Posts Tagged With: adventure blog

Lindeman Lake Backpacking Trip

It’s been a while since my last post. Obviously the world has changed substantially since March 18th. It has been challenging to be confined to my home for the last 2 months, but I still have my job and my health, so taking a break from the outdoors is really a very small price to pay right now. We had to cancel several Girl Guide camps that we were planning for May, as well as I was planning to go on a May Long weekend backpacking trip with some friends. I currently have a trip booked to Mount Assiniboine for the first week of July that I’m not really convinced will go ahead, but I guess I can still hope.

In the meantime, I have literally dozens of backpacking trips and day hikes that I have never taken the time to write about, so I decided to kick things back off with a recount of my first time backpacking up to Lindeman Lake. I’ve posted about Lindeman Lake on my blog before because it’s a hike I’ve done many times. I think it’s a great introductory hike for beginner day hikers, as well as backpackers. Plus the snow melts pretty early in the season, so it’s one of the few hikes you can do from May onwards. The first time I backpacked up to Lindeman Lake was over the May Long weekend in 2017 and it ended up becoming an annual backpacking trip for me and my friends. The first year we went, it was just me, Carolyn, and Megan, her (at-the-time) new roommate and soon-to-be one of my good friends.

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We picked it for all the reasons outlined above – it’s free of snow in May and at 3km, it’s a good start-of-season warm up hike. We decided to hike up on Saturday morning and stay 2 nights, day hiking up to Greendrop Lake on the second day. Lindeman Lake is located in Chilliwack Provincial Park, about 2 hours out of Vancouver at the end of Chilliwack Lake Road. There’s no cell service out there at all, so be prepared. You do need a backcountry pass if you plan to camp overnight in the park, but it’s only $5 per person for night, so it makes for a cheap trip. There’s no reservation system, so you don’t need to book in advance, but be prepared for a decent number of people at the lake for this reason. We camped there again on the long weekend in 2018 and both times we were able to find somewhere to pitch our tents (actually camped in the same spot both years), but the tent pads fill up fast, so be prepared for variable ground if you don’t head up early. There’s a number of good spots right at the edge of the lake, and more spots back along the river when you first walk up. I say “spots” and not “sites” because aside from the 4-5 tent pads, it’s really an open camping area, so it might not be the best location for this season as you have to be prepared for close neighbours.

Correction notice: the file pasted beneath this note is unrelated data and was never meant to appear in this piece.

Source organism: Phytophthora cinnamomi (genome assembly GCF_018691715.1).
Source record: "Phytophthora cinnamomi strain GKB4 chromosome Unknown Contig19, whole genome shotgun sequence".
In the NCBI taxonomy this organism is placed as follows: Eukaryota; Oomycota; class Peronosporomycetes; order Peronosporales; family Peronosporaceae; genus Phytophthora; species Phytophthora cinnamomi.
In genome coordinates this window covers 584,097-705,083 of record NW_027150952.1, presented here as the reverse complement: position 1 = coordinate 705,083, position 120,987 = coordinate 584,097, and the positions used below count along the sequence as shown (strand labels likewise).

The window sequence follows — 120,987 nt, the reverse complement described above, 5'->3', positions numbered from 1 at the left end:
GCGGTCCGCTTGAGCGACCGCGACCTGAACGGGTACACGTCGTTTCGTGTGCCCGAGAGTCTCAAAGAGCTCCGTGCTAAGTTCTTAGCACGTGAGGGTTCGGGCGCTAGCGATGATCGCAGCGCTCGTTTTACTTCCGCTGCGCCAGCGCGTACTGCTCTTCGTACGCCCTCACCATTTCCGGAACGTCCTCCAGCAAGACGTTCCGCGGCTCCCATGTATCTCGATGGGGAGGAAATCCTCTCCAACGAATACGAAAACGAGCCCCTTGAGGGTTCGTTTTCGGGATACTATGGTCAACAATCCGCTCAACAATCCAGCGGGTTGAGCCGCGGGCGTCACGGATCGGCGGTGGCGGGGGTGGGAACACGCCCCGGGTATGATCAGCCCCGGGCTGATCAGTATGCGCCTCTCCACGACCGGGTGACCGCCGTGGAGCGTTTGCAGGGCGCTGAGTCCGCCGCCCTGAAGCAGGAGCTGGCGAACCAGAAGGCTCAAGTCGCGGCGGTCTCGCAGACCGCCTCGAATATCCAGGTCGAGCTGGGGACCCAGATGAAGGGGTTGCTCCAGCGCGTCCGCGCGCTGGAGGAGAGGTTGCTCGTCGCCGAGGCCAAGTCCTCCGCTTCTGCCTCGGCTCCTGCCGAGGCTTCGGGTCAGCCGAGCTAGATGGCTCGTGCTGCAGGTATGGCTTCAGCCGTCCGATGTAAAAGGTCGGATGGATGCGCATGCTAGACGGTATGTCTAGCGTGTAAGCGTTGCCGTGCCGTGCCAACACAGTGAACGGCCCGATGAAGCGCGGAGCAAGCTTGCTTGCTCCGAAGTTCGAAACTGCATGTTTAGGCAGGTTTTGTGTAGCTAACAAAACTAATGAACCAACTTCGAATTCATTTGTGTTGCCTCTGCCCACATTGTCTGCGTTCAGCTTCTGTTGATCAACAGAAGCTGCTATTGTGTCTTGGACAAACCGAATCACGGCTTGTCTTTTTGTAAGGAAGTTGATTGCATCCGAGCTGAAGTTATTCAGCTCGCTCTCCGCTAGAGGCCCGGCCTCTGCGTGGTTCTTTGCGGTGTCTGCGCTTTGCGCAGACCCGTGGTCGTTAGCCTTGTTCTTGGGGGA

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Lindeman Lake attracts a lot of visitors because the entire round trip trail is only about 3.5km – but beware, with almost 400m in elevation gain, it is still pretty steep for almost the entire trail. With our backpacks it took us about an hour or more to reach the lake, without backpacks I’ve done it in 35 mins, but we were moving fast. The 3 of us shared a tent, so we pitched it sometime around noon and settled in to make lunch and have a lazy afternoon. The campsite is very forested, so it doesn’t get much sunlight, and only in the morning, so it can get really cold in the trees in May. We scrambled across the river along the logs to the other side so that we could chill on the rocks in the sun and read for a bit. I’m not sure how easy it is to normally cross the river – I suspect it depends on the previous winter and the water levels. Fortunately it was easy when we visited, but I’m sure that’s not always the case. We had gorgeous weather, so it was pretty warm lying out on the rocks.